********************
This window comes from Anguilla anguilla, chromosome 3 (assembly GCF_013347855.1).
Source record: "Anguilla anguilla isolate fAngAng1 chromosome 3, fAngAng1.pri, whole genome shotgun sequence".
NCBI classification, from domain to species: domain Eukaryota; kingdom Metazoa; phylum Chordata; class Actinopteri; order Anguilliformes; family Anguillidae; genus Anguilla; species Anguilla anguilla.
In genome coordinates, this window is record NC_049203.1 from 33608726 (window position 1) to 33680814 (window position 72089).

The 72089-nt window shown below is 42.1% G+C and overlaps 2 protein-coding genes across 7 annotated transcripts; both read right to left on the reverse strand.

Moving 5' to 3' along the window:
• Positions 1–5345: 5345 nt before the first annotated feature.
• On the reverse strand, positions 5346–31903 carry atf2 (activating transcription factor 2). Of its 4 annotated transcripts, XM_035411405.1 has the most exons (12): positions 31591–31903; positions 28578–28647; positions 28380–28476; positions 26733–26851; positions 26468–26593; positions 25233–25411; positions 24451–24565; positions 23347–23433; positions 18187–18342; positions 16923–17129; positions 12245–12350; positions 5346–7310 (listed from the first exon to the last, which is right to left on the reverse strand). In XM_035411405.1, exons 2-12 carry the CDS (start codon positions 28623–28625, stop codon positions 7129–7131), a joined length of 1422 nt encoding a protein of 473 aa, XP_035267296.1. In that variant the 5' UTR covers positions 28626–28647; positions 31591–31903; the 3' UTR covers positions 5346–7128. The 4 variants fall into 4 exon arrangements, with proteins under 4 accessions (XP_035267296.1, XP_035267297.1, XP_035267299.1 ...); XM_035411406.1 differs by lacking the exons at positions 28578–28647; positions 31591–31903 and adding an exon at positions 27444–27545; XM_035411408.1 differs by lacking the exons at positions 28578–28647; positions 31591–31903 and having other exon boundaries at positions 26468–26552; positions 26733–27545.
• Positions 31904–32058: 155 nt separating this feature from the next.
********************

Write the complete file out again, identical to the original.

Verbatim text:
This window comes from Anguilla anguilla, chromosome 3 (assembly GCF_013347855.1).
Source record: "Anguilla anguilla isolate fAngAng1 chromosome 3, fAngAng1.pri, whole genome shotgun sequence".
NCBI classification, from domain to species: domain Eukaryota; kingdom Metazoa; phylum Chordata; class Actinopteri; order Anguilliformes; family Anguillidae; genus Anguilla; species Anguilla anguilla.
In genome coordinates, this window is record NC_049203.1 from 33608726 (window position 1) to 33680814 (window position 72089).

The 72089-nt window shown below is 42.1% G+C and overlaps 2 protein-coding genes across 7 annotated transcripts; both read right to left on the reverse strand.

Moving 5' to 3' along the window:
• Positions 1–5345: 5345 nt before the first annotated feature.
• On the reverse strand, positions 5346–31903 carry atf2 (activating transcription factor 2). Of its 4 annotated transcripts, XM_035411405.1 has the most exons (12): positions 31591–31903; positions 28578–28647; positions 28380–28476; positions 26733–26851; positions 26468–26593; positions 25233–25411; positions 24451–24565; positions 23347–23433; positions 18187–18342; positions 16923–17129; positions 12245–12350; positions 5346–7310 (listed from the first exon to the last, which is right to left on the reverse strand). In XM_035411405.1, exons 2-12 carry the CDS (start codon positions 28623–28625, stop codon positions 7129–7131), a joined length of 1422 nt encoding a protein of 473 aa, XP_035267296.1. In that variant the 5' UTR covers positions 28626–28647; positions 31591–31903; the 3' UTR covers positions 5346–7128. The 4 variants fall into 4 exon arrangements, with proteins under 4 accessions (XP_035267296.1, XP_035267297.1, XP_035267299.1 ...); XM_035411406.1 differs by lacking the exons at positions 28578–28647; positions 31591–31903 and adding an exon at positions 27444–27545; XM_035411408.1 differs by lacking the exons at positions 28578–28647; positions 31591–31903 and having other exon boundaries at positions 26468–26552; positions 26733–27545.
• Positions 31904–32058: 155 nt separating this feature from the next.